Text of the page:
Vancouver’s Beach Towers apartments sell for record $305M

IMAGE: The Beach Towers apartment complex, overlooking Vancouver's English Bay. (Courtesy Goodman Commercial)

The Beach Towers apartment complex overlooking Vancouver’s English Bay. (Courtesy Goodman Commercial)

The Beach Towers apartment complex overlooking Vancouver’s English Bay has sold for a record single-asset, multifamily price of $305 million according to Goodman Commercial Inc., which facilitated the transaction.

The four, 24-storey towers are located at the northwest corner of Beach Avenue and Cardero Street on a 2.66-acre waterfront property with ample space for future densification. The street addresses are 1600 Beach Ave. and 1651 Harwood St.

The first three towers were occupied in 1965 and the final tower in 1968.

They contain 601 rental apartments, as well as both indoor and outdoor parking for 455 vehicles.

The transaction closed in 2019, but has just been announced following the lifting of confidentiality restrictions. It involves the sale of an interest between two private partners, which previously owned the towers jointly as Beach Towers Investment Inc.

The price of the interest would value the full complex at $305 million.

As such, the transaction tops the previous multifamily single-asset record, the sale of The Rockhill apartments in Montreal, also in 2019, for $268 million by Minto Apartment REIT.

Interestingly, as the demand for multifamily housing across Canada has risen steadily during the past couple of years, all five of Canada’s top transactions in the sector occurred during 2019 (see list below).

The Beach Towers property

The two partners had acquired the Beach Towers properties in December 2009 for $117 million, representing a price-per-unit of $195,652. The property is currently assessed at $295,977,000.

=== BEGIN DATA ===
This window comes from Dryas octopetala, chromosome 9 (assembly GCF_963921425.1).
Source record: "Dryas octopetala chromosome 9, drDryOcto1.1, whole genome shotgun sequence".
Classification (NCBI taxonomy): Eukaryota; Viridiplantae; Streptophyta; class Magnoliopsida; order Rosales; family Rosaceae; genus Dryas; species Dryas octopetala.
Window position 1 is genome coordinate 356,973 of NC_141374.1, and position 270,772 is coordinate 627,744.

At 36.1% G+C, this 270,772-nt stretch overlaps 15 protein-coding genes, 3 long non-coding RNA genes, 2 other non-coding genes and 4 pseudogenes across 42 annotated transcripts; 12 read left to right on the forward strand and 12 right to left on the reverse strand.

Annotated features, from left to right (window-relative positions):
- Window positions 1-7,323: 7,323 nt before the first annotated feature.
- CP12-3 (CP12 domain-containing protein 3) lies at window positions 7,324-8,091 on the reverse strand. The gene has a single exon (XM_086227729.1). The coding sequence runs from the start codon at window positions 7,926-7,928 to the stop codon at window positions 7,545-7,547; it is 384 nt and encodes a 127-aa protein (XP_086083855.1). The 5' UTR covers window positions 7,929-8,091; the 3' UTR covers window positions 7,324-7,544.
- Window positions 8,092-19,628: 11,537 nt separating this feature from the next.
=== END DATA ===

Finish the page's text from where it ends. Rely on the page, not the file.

In a release announcing the transaction, Goodman says the “coveted beachside community is situated just steps to the Seawall and Stanley Park, plus walking distance to downtown Vancouver, public transit, shopping and restaurants.”

The property is across the road from English Bay Beach and has direct access to the extensive waterfront recreational trails system which leads into Stanley Park.

Goodman principals Mark Goodman and Cynthia Jagger emphasized the “panoramic water and cityscape views” in their comments about the property.

The purchase price represents a per-door price of $507,488, which is also one of the highest on record.

The buildings contain a total gross floor area of 361,000 square feet, including 355,000 square feet of livable space. The 6,000 square feet of amenities and common space includes an indoor swimming pool, hot tub, sauna and exercise room.

The suite mix includes 562 one-bedroom units averaging 500 square feet; 25 two-bedroom apartments averaging 975 square feet; and 16 two-bedroom penthouses.

IMAGE: The Beach Towers apartment complex, in Vancouver. (Courtesy Goodman Commercial)

The Beach Towers apartment complex in Vancouver. (Courtesy Goodman Commercial)

Proposal to add new apartments

After the purchase of the properties in 2009, Devonshire Properties and IBI Group construction submitted a proposal to the city to add more than 130 housing units in low- and medium-rise apartments and townhomes to the properties.

The project was approved by the city despite objections from area residents, but the owners never proceeded with the additions. The proposal was finally shelved about five years ago.

Top-5 Multifamily sales in Canada (data provided by Altus Group / RealNet)

  1. Beach Towers, Vancouver: 2019, $305 million, 601 apartments/units.
  2. Le Rockhill, Montreal: 2019, $268M, 1,004 apartments/units.
  3. Rossland Park, Oshawa: 2019, $220M, 911 apartments/units.
  4. Westwood Abbey Apartments, Mississauga: 2019, $214M, 604 apartments/units.
  5. Le 4300, Montreal: $192M, 319 apartments/units.

Don is a veteran editor and journalist with three decades of experience in print and online news, including 20 years at the Ottawa Sun. Most recently, he was the Sun’s…

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Don is a veteran editor and journalist with three decades of experience in print and online news, including 20 years at the Ottawa Sun. Most recently, he was the Sun’s…

Read more





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